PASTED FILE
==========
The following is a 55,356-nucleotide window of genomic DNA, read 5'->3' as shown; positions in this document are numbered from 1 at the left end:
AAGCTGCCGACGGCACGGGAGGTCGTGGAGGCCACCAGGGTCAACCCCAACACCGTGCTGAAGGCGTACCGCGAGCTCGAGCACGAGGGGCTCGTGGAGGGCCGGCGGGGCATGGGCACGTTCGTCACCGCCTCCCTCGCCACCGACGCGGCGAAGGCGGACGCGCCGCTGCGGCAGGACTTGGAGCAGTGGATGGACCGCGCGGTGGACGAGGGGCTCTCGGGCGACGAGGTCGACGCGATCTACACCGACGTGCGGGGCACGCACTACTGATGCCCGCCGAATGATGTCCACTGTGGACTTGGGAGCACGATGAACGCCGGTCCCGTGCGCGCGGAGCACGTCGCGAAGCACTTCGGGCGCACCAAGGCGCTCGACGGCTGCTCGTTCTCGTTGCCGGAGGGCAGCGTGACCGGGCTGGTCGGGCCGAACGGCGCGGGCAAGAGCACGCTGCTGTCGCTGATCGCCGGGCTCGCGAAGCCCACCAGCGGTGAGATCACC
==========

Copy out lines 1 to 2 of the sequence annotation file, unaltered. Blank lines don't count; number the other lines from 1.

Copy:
The following is a 55,356-nucleotide window of genomic DNA, read 5'->3' as shown; positions in this document are numbered from 1 at the left end:
AAGCTGCCGACGGCACGGGAGGTCGTGGAGGCCACCAGGGTCAACCCCAACACCGTGCTGAAGGCGTACCGCGAGCTCGAGCACGAGGGGCTCGTGGAGGGCCGGCGGGGCATGGGCACGTTCGTCACCGCCTCCCTCGCCACCGACGCGGCGAAGGCGGACGCGCCGCTGCGGCAGGACTTGGAGCAGTGGATGGACCGCGCGGTGGACGAGGGGCTCTCGGGCGACGAGGTCGACGCGATCTACACCGACGTGCGGGGCACGCACTACTGATGCCCGCCGAATGATGTCCACTGTGGACTTGGGAGCACGATGAACGCCGGTCCCGTGCGCGCGGAGCACGTCGCGAAGCACTTCGGGCGCACCAAGGCGCTCGACGGCTGCTCGTTCTCGTTGCCGGAGGGCAGCGTGACCGGGCTGGTCGGGCCGAACGGCGCGGGCAAGAGCACGCTGCTGTCGCTGATCGCCGGGCTCGCGAAGCCCACCAGCGGTGAGATCACC